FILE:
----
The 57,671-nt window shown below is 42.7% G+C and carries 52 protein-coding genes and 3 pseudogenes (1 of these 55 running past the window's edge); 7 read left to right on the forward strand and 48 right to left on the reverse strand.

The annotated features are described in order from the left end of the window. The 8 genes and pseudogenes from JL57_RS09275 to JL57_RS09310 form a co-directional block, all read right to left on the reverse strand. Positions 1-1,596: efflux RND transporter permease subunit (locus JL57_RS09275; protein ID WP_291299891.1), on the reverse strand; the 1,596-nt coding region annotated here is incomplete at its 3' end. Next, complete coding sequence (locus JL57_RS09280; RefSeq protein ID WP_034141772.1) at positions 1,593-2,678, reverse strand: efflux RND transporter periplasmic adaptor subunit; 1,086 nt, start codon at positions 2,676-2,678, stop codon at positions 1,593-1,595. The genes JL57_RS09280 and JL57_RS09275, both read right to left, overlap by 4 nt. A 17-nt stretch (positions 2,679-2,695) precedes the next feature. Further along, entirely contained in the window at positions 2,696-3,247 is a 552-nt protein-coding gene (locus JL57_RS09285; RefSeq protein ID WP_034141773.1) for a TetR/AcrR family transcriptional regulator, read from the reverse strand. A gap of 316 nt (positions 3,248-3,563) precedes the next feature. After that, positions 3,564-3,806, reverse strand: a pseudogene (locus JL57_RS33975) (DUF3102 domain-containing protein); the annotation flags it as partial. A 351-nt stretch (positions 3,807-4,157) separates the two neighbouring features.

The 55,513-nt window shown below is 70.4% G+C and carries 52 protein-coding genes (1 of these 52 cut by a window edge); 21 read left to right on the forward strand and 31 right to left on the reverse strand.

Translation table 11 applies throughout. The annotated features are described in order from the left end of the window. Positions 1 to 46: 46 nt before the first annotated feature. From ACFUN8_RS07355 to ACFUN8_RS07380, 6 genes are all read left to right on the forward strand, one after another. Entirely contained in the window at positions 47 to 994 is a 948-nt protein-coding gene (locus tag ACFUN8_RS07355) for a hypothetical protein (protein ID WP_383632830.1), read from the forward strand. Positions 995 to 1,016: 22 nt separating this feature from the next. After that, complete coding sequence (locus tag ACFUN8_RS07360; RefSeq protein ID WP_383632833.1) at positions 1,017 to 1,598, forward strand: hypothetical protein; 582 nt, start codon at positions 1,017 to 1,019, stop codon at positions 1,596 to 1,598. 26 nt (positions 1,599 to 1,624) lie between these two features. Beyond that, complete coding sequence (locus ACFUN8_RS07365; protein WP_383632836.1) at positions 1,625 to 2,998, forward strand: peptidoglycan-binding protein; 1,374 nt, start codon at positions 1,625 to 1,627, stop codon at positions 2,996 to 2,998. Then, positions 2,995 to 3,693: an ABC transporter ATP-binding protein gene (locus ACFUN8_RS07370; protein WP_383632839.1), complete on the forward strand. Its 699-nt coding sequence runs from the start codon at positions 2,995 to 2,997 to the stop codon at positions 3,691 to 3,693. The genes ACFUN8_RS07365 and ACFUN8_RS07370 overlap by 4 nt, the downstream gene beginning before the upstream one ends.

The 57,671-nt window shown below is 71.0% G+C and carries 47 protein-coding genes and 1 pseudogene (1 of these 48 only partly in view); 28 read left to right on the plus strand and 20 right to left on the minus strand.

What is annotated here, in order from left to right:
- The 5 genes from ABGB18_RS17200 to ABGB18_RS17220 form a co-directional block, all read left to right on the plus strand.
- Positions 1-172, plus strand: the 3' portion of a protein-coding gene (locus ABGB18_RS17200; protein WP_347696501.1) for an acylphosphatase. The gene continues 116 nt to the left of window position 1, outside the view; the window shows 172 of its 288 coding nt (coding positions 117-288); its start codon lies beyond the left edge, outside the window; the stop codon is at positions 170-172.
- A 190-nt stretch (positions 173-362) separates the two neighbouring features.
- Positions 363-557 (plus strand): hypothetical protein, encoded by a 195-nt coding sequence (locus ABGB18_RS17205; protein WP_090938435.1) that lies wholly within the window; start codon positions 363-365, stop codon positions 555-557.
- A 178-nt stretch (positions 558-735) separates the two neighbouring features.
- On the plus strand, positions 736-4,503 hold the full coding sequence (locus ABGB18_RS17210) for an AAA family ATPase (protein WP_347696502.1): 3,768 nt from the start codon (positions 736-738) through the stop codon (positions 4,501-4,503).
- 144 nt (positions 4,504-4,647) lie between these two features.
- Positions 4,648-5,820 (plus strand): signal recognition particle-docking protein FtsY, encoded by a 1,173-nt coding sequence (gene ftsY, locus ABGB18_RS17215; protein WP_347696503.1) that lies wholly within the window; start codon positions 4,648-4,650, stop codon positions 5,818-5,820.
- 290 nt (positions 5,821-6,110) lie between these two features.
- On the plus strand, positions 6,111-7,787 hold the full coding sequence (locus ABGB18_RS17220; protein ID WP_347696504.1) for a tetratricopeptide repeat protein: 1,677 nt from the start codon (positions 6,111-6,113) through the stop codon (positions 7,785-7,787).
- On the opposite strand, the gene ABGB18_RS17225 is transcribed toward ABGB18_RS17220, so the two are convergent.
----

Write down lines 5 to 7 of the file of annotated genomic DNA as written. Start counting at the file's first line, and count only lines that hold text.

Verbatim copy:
The 57,671-nt window shown below is 71.0% G+C and carries 47 protein-coding genes and 1 pseudogene (1 of these 48 only partly in view); 28 read left to right on the plus strand and 20 right to left on the minus strand.

What is annotated here, in order from left to right:
- The 5 genes from ABGB18_RS17200 to ABGB18_RS17220 form a co-directional block, all read left to right on the plus strand.